Many of us have turned to Doc Google (I’m just as guilty, I Google everything) for answers. And answers there are! Good answers. Bad answers. and everything in between. So then, what do we do as a society? The best way to form an opinion is to try to try to learn but what if “learning” via Doc Google only sends us further down the path that we WANT to go and which may not be the correct path? Fr myself, I am placing my trust into the only thing that I FEEL can be trusted right now: SCIENCE. Of course, there are various “experts” on science and there seems to now be an unlimited amount of experts in the medical community. So then where do we turn for answers? And just what do we do?
The scientific community has worked so hard to sift through all of the information, and lack there of, trying to find answers. When I doubt “them”, I remind myself that they have family, friends and co-workers that they care about and are working so hard to safeguard. It was easy to be suspicious, I mean it was record-breaking speed that the vaccines came to us in. HOW can they KNOW they are safe? They don’t, not entirely but the unlimited amounts of clinical trials and data say they are “mostly” safe. Are there outliers, yep. Just like me and the fact that I now belong to an infamous group known as the COVID-LONG HAULERS. I am an outlier. COVID does not affect everyone as it affected me. It is simply HOW my body chose to react to the virus and how the virus chose to “infect” me. *sigh*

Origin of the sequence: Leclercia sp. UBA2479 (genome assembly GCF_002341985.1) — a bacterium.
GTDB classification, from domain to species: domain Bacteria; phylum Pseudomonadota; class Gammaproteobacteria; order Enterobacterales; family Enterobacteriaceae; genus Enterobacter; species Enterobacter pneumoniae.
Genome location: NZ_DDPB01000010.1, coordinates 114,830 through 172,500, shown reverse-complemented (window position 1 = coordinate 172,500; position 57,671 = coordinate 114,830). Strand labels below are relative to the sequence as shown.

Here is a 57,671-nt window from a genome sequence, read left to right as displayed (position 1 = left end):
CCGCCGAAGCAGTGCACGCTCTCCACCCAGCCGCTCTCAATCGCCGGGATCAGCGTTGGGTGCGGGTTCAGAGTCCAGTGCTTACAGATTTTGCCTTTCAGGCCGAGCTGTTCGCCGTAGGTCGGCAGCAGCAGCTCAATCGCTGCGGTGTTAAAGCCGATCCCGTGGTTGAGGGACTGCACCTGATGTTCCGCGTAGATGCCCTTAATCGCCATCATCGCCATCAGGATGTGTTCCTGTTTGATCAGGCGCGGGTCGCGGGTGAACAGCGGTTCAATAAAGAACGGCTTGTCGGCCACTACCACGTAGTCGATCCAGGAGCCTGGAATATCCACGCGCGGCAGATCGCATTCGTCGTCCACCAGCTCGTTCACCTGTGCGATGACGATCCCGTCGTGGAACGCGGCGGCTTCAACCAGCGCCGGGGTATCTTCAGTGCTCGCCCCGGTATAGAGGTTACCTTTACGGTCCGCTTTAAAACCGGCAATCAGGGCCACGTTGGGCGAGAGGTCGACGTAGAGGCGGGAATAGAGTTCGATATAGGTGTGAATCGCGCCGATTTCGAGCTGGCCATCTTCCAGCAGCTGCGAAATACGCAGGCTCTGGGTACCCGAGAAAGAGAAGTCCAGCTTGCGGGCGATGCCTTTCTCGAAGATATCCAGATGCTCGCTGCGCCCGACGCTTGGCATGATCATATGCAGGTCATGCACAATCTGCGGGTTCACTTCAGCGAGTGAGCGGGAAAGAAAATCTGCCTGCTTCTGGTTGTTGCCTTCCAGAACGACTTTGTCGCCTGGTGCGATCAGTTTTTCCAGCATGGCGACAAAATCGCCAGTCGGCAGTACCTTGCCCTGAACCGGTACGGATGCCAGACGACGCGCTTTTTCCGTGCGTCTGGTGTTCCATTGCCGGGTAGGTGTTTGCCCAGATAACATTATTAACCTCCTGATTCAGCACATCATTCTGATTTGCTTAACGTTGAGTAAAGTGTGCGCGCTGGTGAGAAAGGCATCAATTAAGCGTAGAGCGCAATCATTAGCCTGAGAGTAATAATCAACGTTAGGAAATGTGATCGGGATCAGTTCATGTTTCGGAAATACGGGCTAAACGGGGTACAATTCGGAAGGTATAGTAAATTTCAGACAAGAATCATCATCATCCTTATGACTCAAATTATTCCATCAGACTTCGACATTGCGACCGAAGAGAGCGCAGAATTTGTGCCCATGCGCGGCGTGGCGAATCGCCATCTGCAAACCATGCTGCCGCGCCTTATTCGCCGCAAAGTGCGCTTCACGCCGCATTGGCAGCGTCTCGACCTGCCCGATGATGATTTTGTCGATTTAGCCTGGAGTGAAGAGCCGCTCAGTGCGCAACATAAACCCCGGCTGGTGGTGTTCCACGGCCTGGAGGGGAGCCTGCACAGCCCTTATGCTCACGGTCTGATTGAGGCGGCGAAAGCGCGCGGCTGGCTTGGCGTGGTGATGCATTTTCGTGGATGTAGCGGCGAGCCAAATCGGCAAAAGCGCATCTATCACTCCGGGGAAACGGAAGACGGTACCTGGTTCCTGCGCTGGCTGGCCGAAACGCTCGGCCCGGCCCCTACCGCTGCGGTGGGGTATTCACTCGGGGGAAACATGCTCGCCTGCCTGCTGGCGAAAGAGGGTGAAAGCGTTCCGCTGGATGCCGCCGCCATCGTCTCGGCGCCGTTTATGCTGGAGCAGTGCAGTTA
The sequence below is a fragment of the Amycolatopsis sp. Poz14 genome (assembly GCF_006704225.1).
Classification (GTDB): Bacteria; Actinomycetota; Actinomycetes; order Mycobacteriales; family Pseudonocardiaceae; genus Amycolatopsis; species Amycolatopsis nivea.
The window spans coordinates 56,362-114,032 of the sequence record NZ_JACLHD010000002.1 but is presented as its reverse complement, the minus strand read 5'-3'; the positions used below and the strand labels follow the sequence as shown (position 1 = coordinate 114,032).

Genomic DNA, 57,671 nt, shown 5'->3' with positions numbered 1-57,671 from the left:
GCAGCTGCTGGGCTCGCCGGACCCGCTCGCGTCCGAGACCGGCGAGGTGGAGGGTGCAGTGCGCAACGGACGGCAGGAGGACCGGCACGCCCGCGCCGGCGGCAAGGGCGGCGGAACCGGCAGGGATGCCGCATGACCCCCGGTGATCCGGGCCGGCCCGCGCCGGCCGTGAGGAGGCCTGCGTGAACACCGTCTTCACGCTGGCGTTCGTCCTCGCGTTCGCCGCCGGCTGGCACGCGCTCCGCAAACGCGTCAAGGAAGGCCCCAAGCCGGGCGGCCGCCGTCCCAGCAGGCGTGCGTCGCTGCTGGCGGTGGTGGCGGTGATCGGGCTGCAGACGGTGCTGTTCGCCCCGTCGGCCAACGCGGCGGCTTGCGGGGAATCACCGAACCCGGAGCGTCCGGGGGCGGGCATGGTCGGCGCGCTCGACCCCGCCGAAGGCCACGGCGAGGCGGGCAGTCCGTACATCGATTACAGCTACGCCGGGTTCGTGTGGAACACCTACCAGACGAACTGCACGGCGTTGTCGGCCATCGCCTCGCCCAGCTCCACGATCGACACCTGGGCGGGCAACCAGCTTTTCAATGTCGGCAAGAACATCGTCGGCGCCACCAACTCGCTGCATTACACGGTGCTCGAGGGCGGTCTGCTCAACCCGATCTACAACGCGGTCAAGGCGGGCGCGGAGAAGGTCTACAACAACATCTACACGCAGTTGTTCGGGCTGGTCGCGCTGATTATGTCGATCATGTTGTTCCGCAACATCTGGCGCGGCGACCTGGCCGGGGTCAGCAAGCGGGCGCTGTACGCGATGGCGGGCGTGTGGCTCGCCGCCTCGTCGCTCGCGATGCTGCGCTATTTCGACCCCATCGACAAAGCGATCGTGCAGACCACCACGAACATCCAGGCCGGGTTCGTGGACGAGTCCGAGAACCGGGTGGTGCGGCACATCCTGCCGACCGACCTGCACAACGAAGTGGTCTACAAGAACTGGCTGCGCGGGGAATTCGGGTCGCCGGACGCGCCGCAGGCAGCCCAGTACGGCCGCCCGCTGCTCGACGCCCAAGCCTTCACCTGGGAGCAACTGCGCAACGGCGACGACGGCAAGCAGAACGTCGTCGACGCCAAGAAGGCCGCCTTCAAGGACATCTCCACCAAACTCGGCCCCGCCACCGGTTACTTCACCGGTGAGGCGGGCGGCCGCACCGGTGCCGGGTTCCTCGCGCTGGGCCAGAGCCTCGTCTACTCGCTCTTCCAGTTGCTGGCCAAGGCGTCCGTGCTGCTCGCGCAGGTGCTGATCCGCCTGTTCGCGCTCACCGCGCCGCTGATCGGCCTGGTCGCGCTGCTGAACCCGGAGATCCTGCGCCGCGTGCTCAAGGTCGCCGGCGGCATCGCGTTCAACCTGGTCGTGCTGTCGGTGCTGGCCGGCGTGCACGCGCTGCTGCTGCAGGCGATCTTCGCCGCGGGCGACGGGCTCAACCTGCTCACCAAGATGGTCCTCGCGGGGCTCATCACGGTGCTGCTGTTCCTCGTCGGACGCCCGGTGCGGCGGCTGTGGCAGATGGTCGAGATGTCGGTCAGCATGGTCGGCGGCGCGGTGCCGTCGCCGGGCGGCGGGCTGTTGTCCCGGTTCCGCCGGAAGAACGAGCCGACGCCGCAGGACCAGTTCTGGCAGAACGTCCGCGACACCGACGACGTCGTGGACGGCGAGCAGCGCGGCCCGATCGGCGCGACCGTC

In the midst of the chaos and the upending of healthcare systems globally, it became apparent that we did not have enough PPE. So, the CDC, the WHO, and even the US Surgeon General urged Americans not to use face masks, saying they were less effective in the general public. The reason this became an issue? At the time, global PPE shortages. Yes, our health workers should have been and should be prioritized, but they should have handled that differently. It set the tone for suspiciousness and a severe lack of transparency.
So then it became who do we believe? Where can we trust to get our information from?
Enter Doc Google, and from there the myriad of information avenues if endless, literally endless. If you believe one thought, Google it it will forever take you down a road of “like” information so as much as we say we “investigate” our sources, those sources have been all linked together to the same end result.
Again, I cannot stress watching the Social Dilemma.
INFORMATION VS. MISINFORMATION